The Labour party has called for new laws to strengthen the hunting act, a total ban on foie gras and an end to the badger cull as it seeks to distinguish itself from the Conservatives as the “party of animal welfare”. Labour on Wednesday published a 50-point animal welfare draft policy which also proposes a ban on exporting live animals for slaughter and expanding affordable veterinary care.Japan maintains tough stance on refugees, only 20 accepted in 2017 - Asahi Shimbun
Japan received a record 19,628 asylum applications in 2017, but only 20 were successful, according to preliminary figures released by the Justice Ministry on Feb. 13.Why there’s so much chaos in the Trump administration - Vox
Dysfunction at the top, inexperience below: the White House’s management crisis, explained by Ezra KleinPeter Thiel’s Unfortunate World: On “The Know-It-Alls” by Noam Cohen - Los Angeles Review of Books
A review of Noam Cohen's book The Know-It-Alls - The Rise of Silicon Valley as a Political Powerhouse and Social Wrecking Ball
... the crisis brought on by the neoliberal hegemony that enables Republican and Democratic administrations alike, alongside Congress, to decide against effectively prosecuting, regulating, or taxing these giant monopolies. Maybe the technology world advanced too rapidly for lethargic bureaucrats who lacked the imagination to see that the consumer-focused anti-trust position advanced into consensus by Robert Bork, the coward infamous for his role in the Saturday Night Massacre, was and is woefully inadequate. They couldn’t see or they did not care to see that consumer interest was not a functional frame when hundreds of millions of people are not the consumer, but the thing being consumed. ...Their ideologies are corrosive and would always have been problematic, but the crisis is that their ideology or competency was relevant in the first place. Their level of power — so vast and so undemocratically amassed — is the problem. A healthier and more democratic society would be one where such a thing is not possible in theNetwork Effects, Big Data, and Antitrust Issues For Big Tech - Conversable Economist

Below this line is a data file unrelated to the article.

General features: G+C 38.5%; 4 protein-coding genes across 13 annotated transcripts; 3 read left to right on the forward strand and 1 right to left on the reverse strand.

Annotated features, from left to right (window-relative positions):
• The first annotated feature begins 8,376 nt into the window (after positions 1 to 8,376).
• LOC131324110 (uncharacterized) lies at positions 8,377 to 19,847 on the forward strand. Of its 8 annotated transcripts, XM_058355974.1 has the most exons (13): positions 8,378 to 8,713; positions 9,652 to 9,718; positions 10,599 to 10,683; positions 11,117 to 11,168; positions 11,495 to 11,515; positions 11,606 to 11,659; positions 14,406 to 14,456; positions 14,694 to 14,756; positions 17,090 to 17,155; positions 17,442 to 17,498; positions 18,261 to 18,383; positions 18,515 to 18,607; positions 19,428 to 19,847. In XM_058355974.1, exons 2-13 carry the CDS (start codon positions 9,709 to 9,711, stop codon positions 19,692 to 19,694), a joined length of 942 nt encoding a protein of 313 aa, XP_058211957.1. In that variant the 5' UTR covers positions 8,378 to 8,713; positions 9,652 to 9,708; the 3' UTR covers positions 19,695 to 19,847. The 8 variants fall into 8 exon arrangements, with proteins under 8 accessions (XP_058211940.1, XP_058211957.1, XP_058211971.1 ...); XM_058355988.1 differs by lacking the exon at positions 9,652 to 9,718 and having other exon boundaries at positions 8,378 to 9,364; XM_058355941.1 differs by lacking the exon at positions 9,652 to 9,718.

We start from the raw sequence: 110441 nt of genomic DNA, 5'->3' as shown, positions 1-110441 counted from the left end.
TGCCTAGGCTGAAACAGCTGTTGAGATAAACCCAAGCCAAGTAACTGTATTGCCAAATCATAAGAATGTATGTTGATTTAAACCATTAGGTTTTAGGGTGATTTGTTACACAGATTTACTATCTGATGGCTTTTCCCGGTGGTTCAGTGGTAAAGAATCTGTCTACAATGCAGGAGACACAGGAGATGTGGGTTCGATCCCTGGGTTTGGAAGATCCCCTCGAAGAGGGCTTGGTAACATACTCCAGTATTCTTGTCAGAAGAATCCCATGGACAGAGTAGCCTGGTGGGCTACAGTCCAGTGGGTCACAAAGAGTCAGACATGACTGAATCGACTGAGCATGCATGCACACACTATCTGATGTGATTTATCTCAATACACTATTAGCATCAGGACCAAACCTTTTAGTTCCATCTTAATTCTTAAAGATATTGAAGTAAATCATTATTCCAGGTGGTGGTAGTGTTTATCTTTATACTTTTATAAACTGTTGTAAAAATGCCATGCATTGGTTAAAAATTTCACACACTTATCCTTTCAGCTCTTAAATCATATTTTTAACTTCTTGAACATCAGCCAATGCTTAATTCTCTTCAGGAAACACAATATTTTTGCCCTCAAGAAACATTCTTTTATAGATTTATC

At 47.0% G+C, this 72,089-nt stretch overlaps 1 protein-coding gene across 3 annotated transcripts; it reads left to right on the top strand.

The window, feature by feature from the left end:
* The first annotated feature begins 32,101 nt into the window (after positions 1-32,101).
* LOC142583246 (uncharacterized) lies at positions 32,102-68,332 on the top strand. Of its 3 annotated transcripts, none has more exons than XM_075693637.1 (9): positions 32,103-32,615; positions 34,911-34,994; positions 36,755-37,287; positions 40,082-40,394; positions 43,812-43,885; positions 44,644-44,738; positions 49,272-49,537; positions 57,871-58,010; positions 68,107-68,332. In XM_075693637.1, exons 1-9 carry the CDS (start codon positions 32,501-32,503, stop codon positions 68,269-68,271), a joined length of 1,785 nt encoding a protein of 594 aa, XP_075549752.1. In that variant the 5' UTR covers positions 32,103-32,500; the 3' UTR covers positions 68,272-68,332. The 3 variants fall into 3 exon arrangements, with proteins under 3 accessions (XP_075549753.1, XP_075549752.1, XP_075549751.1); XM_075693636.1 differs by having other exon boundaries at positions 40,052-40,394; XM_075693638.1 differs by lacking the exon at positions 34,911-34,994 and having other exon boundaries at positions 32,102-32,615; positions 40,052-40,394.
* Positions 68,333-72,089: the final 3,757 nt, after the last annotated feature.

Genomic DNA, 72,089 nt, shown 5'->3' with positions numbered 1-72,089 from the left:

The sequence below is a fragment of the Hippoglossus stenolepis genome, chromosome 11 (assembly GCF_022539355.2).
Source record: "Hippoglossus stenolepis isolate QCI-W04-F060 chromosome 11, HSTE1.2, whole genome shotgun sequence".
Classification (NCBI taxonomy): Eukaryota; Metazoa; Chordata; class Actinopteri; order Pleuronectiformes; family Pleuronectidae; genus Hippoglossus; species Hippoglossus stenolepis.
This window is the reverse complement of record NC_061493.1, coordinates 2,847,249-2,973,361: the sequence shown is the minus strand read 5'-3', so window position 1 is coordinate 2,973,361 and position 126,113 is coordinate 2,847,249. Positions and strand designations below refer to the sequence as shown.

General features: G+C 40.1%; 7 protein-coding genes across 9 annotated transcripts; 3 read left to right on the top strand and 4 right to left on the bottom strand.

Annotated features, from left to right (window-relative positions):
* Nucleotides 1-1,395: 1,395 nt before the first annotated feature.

first place. All there is to do now is to break up the companies and aggressively tax the über rich, though neither is particularly likely anytime soon. What comes next, instead, will be further concentration. More power for fewer people. The longer it goes on, the harder it will be to strip away.
In the case of big tech companies, a common theory is that they hold a monopoly position because of what economists call "network effects." The economic theory of network effects started with the observation that certain products are only valuable if other people also own the same product--think of a telephone or fax machine. Moreover, the product becomes more valuable as the network gets bigger. When "platform" companies like Amazon or Facebook came along, network effects got a new twist. The idea became that if a website managed to gain a leadership position in attracting buyers and sellers (like Amazon, OpenTable, or Uber), or users and providers of content (like Facebook, YouTube, or Twitter), then others would be attracted to the website as well. Any potentially competing website might have a hard time building up its own critical mass of users, in which case network effects are acting as an anticompetitive barrier.
Of course, the idea that an already-popular meeting place has an advantage isn't limited to the virtual world: many shopping malls and downtown areas rely on a version of network effects, too, as to stock markets, flea markets, and bazaars.
But while it's easy to sketch in the air an argument about network effects, the question of how network effects work in reality isn't a simple one.
National Police chief Gen. Tito Karnavian ordered his subordinates to shoot drug dealers, especially foreign nationals, dead on the spot if they resist arrest, as police look to ramp up anti-narcotics efforts.